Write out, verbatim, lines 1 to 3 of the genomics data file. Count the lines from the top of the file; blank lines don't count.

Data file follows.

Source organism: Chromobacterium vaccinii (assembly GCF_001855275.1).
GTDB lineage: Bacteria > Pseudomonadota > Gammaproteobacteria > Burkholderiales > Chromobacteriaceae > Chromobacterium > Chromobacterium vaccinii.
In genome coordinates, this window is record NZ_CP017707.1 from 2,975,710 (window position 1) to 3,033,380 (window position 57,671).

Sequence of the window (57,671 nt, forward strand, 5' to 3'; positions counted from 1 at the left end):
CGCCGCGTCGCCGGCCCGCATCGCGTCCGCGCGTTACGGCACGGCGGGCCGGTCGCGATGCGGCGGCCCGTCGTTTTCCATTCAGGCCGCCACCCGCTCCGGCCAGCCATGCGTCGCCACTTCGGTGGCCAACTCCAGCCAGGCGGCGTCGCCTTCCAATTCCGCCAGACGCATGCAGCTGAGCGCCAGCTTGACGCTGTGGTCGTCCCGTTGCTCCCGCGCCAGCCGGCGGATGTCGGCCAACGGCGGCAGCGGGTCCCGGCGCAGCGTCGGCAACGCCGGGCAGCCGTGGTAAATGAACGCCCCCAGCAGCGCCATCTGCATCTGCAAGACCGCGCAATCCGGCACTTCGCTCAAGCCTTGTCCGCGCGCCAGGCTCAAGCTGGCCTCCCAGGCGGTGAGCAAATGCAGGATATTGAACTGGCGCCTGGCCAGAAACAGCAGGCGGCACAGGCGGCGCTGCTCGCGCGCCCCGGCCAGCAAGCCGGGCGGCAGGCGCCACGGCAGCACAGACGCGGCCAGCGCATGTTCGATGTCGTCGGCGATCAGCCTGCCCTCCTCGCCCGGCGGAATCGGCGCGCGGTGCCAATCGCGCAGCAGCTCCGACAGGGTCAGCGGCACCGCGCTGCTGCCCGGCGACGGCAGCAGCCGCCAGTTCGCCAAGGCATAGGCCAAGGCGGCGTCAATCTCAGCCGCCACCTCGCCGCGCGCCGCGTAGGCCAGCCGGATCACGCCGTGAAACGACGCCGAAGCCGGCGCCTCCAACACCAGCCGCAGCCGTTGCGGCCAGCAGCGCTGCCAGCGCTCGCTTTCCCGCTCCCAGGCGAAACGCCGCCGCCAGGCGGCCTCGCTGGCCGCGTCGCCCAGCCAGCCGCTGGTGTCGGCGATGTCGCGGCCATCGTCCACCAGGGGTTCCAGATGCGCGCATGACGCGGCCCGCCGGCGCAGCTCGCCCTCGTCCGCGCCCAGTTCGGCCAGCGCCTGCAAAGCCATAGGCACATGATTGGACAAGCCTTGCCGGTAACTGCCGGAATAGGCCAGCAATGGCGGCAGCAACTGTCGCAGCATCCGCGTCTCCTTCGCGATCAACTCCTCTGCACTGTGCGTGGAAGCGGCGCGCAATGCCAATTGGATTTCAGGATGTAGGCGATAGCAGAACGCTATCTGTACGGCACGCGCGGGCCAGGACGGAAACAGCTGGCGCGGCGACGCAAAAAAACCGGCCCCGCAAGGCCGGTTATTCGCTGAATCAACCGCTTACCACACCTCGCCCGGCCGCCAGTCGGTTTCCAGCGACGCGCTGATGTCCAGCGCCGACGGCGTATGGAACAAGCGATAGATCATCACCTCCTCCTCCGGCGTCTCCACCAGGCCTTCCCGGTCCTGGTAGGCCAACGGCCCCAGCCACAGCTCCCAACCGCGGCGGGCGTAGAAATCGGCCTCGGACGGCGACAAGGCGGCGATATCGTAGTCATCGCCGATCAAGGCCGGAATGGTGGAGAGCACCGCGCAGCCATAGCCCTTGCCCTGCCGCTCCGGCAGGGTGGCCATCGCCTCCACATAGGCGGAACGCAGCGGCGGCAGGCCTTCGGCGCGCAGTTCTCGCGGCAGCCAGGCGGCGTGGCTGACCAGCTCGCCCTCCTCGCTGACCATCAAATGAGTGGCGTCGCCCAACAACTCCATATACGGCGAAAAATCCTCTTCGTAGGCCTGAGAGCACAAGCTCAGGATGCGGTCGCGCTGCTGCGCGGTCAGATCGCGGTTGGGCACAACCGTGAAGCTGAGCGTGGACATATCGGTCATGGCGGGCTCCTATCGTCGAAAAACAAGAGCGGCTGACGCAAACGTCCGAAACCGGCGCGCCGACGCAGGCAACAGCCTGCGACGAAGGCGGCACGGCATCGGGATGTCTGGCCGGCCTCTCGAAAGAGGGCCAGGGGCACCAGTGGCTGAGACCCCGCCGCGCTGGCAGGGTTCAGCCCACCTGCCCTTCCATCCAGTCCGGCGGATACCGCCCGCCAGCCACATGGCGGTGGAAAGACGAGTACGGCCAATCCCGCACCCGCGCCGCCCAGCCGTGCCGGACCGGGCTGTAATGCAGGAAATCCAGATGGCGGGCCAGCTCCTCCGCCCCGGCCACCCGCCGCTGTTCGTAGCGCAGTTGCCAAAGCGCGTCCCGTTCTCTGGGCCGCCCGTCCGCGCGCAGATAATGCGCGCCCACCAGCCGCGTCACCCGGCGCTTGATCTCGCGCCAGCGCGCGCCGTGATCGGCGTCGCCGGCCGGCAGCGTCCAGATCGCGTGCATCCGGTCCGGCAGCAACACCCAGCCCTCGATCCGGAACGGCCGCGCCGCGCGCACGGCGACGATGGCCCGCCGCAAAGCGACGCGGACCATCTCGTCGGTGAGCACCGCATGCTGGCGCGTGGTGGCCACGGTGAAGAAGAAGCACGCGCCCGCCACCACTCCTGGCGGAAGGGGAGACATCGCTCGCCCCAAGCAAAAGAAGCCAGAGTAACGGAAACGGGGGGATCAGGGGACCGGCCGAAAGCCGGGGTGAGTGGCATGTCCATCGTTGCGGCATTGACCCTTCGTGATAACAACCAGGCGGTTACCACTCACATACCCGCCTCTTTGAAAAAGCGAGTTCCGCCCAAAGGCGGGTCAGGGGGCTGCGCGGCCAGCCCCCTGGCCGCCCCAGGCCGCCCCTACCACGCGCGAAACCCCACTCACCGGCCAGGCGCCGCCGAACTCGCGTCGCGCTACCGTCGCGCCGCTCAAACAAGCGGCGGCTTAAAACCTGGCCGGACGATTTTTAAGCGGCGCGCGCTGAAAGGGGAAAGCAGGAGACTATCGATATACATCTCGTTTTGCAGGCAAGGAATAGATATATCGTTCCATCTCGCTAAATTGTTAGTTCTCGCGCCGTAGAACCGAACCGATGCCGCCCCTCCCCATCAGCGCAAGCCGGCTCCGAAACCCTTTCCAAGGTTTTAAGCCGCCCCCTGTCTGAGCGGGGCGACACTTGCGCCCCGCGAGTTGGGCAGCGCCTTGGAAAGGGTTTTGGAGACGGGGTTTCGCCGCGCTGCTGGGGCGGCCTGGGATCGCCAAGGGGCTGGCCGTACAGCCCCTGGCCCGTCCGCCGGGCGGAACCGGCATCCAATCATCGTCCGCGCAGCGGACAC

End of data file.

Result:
Source organism: Chromobacterium vaccinii (assembly GCF_001855275.1).
GTDB lineage: Bacteria > Pseudomonadota > Gammaproteobacteria > Burkholderiales > Chromobacteriaceae > Chromobacterium > Chromobacterium vaccinii.
In genome coordinates, this window is record NZ_CP017707.1 from 2,975,710 (window position 1) to 3,033,380 (window position 57,671).